And that’s really what it’s all about. It’s about communicating the effectiveness of God through your ministry. When your congregation gathers for worship on a Sunday morning, they should come away not just with a great message and some songs to sing, but also an understanding of the work being done by, in, and through your church.
KW: That’s great. Any practical advice or specific tips you would share with a church or a ministry who is working to do a better job with this? Any quick steps that they can take this weekend?
EE: Sure. The first step is recognizing that what you’re doing isn’t working as effectively as you would like it to. Then be willing to change and be willing to take risks when it comes to engaging your givers. When it comes to enlisting the storytelling, I’d encourage churches to look at where and how their ministries are being effective. Throw some statistics out to the congregation and say, “Hey, guys, in our youth ministry we had 25 kids go to summer camp this last week, and we were able – because of your generosity – to scholarship five of those kids. Four of them accepted Christ. It’s because of your investing in the ministry here at XYZ church, that these kids’ lives have been changed. Way to go church!”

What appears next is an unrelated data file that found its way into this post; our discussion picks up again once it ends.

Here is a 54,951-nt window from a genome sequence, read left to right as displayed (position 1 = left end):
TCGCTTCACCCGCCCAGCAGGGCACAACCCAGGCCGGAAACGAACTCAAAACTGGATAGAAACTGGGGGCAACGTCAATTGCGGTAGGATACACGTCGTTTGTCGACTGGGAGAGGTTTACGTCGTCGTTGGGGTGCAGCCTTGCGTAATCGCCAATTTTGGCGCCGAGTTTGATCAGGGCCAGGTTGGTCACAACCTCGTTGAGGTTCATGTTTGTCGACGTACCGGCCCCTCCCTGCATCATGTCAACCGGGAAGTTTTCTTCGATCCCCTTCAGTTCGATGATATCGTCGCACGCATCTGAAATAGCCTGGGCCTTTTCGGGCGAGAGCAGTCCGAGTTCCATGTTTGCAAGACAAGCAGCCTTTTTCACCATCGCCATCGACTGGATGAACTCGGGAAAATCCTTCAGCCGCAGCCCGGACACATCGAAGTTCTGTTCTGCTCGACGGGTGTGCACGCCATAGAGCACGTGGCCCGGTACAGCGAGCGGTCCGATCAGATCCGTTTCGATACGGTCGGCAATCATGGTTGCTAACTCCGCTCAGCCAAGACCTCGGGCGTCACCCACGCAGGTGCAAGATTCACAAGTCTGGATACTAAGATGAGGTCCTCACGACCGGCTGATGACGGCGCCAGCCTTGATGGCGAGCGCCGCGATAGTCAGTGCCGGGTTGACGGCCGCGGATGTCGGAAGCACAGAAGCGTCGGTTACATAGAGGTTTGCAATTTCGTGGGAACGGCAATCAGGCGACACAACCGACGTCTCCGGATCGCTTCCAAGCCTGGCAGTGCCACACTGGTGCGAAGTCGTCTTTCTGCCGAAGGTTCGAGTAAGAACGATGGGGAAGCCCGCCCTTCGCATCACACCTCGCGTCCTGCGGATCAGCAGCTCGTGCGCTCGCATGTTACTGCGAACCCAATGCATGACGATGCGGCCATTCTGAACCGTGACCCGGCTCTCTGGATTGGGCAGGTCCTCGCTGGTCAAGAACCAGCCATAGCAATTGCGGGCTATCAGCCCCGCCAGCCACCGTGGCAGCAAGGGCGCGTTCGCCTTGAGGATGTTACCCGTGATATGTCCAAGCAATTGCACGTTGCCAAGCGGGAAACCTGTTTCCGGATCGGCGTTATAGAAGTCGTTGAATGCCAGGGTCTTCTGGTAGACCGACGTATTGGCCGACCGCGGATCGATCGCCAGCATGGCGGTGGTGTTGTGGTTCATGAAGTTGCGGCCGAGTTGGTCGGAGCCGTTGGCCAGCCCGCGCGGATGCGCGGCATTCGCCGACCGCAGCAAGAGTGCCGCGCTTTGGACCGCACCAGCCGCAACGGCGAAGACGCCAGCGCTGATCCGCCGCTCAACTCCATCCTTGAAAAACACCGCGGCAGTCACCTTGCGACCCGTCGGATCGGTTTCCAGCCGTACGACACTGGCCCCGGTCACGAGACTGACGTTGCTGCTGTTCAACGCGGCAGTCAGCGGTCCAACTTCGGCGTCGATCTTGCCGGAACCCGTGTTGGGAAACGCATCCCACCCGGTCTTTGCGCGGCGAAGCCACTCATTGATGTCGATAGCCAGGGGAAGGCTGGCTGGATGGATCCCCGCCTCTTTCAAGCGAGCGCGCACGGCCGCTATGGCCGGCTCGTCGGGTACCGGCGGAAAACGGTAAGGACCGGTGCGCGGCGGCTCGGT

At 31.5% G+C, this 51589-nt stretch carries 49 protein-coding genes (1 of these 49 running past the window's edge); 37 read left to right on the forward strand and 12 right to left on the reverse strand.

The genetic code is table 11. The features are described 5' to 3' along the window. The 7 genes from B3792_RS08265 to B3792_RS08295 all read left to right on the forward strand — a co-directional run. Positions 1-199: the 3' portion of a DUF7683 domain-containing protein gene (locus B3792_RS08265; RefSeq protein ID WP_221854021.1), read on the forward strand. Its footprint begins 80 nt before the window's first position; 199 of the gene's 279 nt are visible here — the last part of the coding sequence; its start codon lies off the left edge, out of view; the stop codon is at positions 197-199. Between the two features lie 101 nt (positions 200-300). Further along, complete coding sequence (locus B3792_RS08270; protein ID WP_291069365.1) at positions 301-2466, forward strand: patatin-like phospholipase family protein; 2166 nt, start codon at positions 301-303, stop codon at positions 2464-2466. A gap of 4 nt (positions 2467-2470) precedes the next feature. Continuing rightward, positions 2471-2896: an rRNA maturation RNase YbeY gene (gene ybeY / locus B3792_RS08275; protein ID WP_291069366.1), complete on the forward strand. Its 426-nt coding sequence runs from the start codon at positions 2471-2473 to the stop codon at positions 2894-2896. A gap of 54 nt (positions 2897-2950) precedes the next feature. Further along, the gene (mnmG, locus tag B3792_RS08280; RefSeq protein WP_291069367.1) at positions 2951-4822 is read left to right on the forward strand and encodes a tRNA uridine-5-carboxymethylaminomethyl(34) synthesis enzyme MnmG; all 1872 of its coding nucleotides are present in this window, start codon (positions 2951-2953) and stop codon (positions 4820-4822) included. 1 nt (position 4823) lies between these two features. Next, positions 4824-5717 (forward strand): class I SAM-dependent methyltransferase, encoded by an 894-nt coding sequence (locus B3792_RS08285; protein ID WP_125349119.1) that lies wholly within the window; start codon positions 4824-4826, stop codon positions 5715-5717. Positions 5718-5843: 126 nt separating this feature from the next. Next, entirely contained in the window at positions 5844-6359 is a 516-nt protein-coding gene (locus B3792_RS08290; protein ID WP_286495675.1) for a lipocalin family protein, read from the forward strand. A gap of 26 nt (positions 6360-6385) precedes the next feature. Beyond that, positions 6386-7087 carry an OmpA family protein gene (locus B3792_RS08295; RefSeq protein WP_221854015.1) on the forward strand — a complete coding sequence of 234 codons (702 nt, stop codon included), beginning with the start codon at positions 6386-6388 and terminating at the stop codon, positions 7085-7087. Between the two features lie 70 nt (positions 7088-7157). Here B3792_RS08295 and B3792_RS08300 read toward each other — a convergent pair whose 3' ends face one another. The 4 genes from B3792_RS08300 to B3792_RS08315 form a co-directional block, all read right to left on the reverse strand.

Just something as simple as that. The story does not need to be about generosity or giving. In fact, the stories shouldn’t be about generosity or giving. They should be about the Spirit of God moving in someone’s life. About how they have been changed and impacted by your ministry. Then just simply add a tagline on the end of that: “Because of the investment of your time and resources, lives have been changed. Way to go church!”
KW: What about churches who may not have those stories right at their fingertips? Anything they can do in the meantime?
EE: Definitely. If you don’t have life-change stories that you can readily get your hands on, look statistically at what’s going on in your church. Is there a ministry that’s growing? Is it missions? Is it children’s ministries? Is it youth ministries? Is it adult small groups? There’s momentum somewhere. Tell the story of that momentum!